• Challenge: This level of evaluation is time-consuming and costly to perform. ROI due to training is difficult to substantiate for there are many factors at work. As we've stated, it may be more realistic to demonstrate plausible cases or correlations in data trends (see Tips below).

TIP: Tips for Level 4

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  • Cluster soft skills into a group. It is particularly difficult to evaluate the financial impact of soft skills courses. Tip: Instead of trying to measure the impact of, say, listening skills on your company's bottom line, group this class with other classes, such as selling techniques, and proposal writing. Then measure their combined impact on the bottom line by clustering them as a mini-curriculum called, for instance, "Effective Selling." The skill cluster functions more like a competency, and therefore can be more readily correlated to the bottom line.

  • Speak of retention and satisfaction levels. If hard data is unavailable for determining the financial impact of training, reach for softer data. Look instead, for instance, at "employee retention levels" as measured by turnover, or at "employee satisfaction levels." Ask questions such as "Do you feel prepared to return and apply these skills on the job?" or "Was the course worthwhile?" These factors can be viewed as "key differentiators," and therefore as a competitive advantage for the firm.

  • Use opinion surveys to project correlated approximations of financial impact. If no Level 4 financial data is available, John Noonan has proposed an inventive solution. This is not as strange as it sounds at first. He suggests projecting Level 4 financial impact from Level 1 attitude surveys containing such questions as "Rate your productivity, following the training, on the tasks that utilize what was presented in the course." Although the method is too detailed to reproduce in its entirety here, it basically approximates financial payback by extrapolating from field surveys filled out by learners. Not billed as ROI, but rather as plausible cases and ranges of magnitude, and with the appropriate disclaimers ("we're building a business case, not trying to publish in an academic journal"), Noonan's "directional indicators" can still be useful to managers in terms of deciding whether the training was effective or not. If the only alternative is to produce no Level 4 results at all, Noonan's suggestion is an interesting and creative one.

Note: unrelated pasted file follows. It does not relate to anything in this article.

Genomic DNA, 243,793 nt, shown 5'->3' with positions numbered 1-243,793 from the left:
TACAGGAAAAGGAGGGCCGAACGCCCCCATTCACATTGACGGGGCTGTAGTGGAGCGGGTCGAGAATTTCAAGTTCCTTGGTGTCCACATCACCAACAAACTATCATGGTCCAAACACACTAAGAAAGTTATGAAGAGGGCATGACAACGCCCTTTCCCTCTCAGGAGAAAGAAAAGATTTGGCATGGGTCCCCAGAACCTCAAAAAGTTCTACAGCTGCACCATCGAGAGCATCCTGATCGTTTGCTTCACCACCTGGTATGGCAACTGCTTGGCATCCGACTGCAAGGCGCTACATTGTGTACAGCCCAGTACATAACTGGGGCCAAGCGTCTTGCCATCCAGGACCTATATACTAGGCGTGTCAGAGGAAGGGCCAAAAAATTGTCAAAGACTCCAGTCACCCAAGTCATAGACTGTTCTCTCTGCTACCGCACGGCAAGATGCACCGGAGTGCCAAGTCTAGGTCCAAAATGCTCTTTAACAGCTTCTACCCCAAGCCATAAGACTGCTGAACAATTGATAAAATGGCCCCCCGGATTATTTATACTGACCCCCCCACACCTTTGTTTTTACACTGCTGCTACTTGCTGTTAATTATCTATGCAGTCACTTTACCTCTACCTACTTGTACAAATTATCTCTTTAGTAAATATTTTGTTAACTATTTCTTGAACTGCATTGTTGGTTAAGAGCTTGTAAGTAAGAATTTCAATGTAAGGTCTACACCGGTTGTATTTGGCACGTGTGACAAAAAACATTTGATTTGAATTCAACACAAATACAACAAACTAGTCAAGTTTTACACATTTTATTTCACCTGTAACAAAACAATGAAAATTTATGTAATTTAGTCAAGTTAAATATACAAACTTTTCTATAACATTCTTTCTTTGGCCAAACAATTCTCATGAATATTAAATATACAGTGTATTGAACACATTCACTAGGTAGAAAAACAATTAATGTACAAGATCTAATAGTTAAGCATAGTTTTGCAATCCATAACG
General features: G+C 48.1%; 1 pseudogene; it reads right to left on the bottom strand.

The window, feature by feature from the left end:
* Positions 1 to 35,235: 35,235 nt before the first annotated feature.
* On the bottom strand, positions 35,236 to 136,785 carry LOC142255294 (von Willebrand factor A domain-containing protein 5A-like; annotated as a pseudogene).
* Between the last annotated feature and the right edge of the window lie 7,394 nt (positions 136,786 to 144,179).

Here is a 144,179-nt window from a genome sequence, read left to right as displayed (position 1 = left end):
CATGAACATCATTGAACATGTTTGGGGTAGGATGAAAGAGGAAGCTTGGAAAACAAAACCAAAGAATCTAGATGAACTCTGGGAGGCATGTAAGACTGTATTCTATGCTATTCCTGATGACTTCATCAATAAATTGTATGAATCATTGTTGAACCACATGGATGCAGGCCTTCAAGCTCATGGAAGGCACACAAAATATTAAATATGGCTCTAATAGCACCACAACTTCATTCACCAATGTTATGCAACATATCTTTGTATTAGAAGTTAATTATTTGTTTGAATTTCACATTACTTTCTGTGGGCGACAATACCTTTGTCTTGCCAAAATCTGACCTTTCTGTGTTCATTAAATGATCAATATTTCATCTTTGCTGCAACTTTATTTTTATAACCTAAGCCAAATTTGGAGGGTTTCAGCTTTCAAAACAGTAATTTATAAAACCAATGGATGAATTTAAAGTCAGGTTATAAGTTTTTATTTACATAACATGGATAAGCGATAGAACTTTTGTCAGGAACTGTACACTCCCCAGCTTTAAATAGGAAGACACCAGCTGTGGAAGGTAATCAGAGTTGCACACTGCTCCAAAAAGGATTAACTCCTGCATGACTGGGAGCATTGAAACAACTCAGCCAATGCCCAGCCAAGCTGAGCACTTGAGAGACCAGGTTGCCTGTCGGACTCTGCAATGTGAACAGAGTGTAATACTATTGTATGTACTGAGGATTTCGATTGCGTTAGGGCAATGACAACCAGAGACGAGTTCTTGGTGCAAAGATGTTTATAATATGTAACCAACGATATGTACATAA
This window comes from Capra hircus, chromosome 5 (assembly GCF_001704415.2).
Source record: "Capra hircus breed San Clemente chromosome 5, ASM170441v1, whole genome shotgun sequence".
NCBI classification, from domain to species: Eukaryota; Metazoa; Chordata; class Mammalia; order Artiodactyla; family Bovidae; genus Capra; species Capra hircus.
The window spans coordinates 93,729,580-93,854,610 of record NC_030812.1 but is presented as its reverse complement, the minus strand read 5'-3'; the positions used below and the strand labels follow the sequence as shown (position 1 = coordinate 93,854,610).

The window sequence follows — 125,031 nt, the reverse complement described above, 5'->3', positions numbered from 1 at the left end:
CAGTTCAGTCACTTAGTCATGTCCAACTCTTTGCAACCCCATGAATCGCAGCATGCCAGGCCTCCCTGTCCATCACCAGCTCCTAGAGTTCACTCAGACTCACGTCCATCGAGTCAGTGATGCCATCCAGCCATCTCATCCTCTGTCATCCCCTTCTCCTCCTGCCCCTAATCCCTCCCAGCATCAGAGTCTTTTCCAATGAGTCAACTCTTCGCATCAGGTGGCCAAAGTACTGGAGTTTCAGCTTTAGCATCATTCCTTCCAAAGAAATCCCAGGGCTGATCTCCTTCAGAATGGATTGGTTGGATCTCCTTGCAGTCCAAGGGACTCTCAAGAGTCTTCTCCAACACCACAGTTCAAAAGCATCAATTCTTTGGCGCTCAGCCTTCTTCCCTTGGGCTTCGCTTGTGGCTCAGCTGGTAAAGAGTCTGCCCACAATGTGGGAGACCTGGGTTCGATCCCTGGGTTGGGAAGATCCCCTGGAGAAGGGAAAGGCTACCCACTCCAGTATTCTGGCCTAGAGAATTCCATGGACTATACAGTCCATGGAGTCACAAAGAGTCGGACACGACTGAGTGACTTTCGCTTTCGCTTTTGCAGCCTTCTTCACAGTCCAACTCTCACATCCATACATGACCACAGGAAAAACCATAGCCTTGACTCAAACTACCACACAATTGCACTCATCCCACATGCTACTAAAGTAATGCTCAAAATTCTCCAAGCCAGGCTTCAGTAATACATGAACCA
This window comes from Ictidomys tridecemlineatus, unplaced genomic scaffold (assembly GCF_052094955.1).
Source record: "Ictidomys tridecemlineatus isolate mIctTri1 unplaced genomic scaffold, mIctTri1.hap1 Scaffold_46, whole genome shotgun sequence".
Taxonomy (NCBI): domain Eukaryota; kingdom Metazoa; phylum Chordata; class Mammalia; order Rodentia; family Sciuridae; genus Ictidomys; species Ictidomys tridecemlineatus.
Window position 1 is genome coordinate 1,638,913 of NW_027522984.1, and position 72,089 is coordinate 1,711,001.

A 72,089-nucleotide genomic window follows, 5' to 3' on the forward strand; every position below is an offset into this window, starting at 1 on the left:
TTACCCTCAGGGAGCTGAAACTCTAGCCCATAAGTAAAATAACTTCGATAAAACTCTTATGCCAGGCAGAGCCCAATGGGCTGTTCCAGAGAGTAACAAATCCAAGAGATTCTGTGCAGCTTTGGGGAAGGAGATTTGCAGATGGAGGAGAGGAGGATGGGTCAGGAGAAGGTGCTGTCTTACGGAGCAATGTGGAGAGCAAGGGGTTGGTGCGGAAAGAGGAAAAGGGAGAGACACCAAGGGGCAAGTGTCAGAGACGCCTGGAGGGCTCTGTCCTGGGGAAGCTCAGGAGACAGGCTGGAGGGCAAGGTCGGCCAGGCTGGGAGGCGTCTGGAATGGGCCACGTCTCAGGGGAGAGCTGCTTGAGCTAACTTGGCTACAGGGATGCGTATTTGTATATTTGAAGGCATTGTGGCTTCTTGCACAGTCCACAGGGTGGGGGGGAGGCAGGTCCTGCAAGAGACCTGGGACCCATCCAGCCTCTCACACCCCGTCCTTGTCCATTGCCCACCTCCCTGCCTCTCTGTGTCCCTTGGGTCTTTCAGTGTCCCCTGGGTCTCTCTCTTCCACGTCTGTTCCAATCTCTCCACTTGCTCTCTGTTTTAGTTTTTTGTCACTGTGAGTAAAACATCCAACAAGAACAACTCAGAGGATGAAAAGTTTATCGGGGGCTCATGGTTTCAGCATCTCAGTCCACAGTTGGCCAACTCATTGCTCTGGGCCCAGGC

• Tackle the easiest first. ROI is gathered from four sources; arrange these from easy to most difficult and tackle the easiest first:

    • Cost Savings: This is the simplest ROI factor to link to training because it involves fewer variables than do revenue or earnings estimates. This factor is most often cited when making the case for Web courses, which will presumably eliminate the cost of trainers, classrooms, travel, and hotels.

    • Time Savings: Reduction in time-to-competency, time-to-market, cycle time, etc.

    • Increase in Revenue (Sales): More difficult ROI factor to link to training because there are more variables.

    • Increase in Earnings (Profit): The most complex ROI factor to link to training, for it involves the most variables.